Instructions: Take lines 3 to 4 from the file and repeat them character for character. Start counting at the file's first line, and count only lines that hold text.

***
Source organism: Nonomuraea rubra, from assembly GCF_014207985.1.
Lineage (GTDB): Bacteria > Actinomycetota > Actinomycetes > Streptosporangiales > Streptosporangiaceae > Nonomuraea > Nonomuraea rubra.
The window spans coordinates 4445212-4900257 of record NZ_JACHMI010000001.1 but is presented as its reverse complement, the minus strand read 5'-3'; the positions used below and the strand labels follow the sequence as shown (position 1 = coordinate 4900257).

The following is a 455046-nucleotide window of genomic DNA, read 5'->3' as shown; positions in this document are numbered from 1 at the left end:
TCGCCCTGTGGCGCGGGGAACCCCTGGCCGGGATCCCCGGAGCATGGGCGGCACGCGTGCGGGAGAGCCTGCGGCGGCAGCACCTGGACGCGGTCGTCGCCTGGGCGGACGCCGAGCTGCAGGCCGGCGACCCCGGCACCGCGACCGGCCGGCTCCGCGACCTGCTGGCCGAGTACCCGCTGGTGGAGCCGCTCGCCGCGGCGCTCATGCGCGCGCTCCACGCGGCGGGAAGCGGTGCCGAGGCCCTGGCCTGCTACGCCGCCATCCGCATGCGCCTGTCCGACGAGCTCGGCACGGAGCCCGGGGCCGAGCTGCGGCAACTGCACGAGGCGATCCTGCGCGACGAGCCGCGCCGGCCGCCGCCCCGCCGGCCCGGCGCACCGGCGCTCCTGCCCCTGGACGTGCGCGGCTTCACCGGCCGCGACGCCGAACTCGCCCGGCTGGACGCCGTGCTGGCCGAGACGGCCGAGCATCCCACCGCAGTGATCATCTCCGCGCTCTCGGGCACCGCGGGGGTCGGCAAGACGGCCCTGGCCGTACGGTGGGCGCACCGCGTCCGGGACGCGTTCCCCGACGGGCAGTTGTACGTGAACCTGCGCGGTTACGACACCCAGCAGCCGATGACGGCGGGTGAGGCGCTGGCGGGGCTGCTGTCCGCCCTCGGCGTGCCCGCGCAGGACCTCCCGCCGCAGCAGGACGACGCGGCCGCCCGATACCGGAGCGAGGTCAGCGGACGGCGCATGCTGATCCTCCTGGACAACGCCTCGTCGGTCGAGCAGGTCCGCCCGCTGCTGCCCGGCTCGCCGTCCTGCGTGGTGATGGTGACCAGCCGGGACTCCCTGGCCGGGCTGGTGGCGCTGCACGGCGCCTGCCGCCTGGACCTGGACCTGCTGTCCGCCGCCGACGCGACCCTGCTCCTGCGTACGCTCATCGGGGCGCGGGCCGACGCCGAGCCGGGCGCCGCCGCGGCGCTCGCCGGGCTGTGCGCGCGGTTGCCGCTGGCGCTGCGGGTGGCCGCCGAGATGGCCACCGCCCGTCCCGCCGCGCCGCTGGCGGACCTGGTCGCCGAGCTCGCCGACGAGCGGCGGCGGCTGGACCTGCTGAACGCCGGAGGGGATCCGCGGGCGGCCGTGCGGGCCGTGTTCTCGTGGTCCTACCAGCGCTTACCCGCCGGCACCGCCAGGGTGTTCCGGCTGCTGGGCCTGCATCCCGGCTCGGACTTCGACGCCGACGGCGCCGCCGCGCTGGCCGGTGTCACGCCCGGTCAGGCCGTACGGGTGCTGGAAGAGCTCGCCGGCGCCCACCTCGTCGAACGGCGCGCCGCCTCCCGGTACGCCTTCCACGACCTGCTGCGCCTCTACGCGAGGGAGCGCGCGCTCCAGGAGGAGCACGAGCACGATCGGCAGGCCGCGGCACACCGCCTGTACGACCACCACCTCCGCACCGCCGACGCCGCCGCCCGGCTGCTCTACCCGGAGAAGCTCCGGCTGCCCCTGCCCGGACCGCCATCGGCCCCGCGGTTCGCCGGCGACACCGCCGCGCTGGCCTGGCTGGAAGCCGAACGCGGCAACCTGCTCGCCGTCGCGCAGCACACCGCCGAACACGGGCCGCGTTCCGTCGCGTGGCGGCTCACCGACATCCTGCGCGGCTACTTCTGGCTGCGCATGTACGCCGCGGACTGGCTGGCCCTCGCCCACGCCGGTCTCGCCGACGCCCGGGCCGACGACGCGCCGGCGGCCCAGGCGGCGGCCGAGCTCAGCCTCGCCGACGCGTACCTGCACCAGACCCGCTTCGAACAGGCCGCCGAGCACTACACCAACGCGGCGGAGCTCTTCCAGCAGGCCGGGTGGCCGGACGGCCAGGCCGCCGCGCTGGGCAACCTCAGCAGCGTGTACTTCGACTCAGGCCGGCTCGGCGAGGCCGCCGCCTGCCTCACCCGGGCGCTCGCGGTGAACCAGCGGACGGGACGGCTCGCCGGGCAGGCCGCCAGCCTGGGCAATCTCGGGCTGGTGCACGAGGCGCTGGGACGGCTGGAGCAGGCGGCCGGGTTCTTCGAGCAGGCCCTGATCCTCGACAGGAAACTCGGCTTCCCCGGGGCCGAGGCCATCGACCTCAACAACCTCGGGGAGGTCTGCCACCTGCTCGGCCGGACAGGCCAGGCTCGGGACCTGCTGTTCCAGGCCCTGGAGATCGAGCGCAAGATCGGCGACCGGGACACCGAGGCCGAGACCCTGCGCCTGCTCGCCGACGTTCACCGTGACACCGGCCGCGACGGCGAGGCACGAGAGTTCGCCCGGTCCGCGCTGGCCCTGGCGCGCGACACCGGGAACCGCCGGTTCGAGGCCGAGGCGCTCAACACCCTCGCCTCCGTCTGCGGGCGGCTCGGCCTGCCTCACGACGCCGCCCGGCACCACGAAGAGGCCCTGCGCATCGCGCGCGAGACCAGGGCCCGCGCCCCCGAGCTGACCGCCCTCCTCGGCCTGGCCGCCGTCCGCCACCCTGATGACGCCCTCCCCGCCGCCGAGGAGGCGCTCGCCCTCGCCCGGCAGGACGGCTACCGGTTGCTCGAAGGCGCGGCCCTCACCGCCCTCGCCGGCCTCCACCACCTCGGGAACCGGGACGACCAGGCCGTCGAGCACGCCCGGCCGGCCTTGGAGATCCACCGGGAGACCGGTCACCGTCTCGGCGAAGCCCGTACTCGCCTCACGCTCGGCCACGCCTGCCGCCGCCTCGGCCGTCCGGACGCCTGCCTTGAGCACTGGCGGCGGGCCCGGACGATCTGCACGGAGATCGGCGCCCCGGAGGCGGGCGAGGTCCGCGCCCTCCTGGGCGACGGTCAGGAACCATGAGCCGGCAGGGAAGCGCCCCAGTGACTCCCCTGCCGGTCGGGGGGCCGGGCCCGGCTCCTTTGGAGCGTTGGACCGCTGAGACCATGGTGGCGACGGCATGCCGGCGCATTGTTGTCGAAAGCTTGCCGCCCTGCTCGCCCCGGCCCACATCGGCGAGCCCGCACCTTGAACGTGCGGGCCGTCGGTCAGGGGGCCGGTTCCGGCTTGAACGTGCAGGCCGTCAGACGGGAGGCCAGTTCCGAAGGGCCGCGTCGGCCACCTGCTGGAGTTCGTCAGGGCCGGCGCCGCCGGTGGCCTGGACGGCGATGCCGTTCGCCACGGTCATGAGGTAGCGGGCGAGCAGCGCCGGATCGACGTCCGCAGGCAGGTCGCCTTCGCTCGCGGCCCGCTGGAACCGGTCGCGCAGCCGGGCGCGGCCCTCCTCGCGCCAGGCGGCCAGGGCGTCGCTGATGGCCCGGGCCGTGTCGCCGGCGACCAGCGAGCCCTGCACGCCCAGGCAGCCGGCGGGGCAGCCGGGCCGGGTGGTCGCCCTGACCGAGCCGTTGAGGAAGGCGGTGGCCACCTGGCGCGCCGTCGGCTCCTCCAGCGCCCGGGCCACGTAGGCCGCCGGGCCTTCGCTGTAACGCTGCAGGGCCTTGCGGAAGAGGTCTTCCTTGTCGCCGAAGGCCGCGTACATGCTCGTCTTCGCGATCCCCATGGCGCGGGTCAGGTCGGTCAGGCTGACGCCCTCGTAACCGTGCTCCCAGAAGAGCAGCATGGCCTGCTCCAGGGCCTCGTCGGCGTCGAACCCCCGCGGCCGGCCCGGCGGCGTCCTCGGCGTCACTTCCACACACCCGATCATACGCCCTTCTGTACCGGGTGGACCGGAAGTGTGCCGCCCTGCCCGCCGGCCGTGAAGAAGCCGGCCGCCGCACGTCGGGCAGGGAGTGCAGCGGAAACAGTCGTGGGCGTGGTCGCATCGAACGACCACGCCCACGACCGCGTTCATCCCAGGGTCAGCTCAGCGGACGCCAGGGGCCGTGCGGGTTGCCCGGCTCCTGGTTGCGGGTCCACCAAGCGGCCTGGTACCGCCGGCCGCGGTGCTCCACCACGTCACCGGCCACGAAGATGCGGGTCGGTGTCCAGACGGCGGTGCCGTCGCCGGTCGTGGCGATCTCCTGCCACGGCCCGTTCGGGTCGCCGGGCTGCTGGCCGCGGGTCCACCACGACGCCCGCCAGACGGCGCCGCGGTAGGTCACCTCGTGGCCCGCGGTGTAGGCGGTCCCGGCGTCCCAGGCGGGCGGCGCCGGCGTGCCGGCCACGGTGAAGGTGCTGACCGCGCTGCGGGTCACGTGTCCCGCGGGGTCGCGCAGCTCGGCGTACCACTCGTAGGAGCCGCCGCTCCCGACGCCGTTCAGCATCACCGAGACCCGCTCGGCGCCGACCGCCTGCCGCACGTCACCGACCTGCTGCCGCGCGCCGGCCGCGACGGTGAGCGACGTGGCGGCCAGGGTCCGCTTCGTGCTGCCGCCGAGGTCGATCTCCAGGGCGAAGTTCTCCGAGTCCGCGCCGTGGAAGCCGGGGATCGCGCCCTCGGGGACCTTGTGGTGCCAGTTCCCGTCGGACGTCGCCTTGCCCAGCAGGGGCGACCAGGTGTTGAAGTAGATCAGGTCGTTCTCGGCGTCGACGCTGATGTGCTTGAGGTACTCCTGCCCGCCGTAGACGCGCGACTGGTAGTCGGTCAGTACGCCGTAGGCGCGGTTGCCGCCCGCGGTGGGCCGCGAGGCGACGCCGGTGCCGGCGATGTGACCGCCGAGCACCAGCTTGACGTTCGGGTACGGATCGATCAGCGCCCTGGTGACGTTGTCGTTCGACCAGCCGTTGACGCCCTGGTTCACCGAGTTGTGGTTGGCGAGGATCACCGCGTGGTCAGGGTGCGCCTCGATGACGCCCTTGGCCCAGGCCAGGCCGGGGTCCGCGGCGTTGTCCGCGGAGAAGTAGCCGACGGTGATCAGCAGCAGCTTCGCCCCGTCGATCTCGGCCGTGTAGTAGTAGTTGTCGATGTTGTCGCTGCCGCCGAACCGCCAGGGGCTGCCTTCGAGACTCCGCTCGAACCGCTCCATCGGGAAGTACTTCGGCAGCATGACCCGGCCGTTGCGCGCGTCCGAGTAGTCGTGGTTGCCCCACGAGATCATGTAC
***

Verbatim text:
The window spans coordinates 4445212-4900257 of record NZ_JACHMI010000001.1 but is presented as its reverse complement, the minus strand read 5'-3'; the positions used below and the strand labels follow the sequence as shown (position 1 = coordinate 4900257).

The following is a 455046-nucleotide window of genomic DNA, read 5'->3' as shown; positions in this document are numbered from 1 at the left end: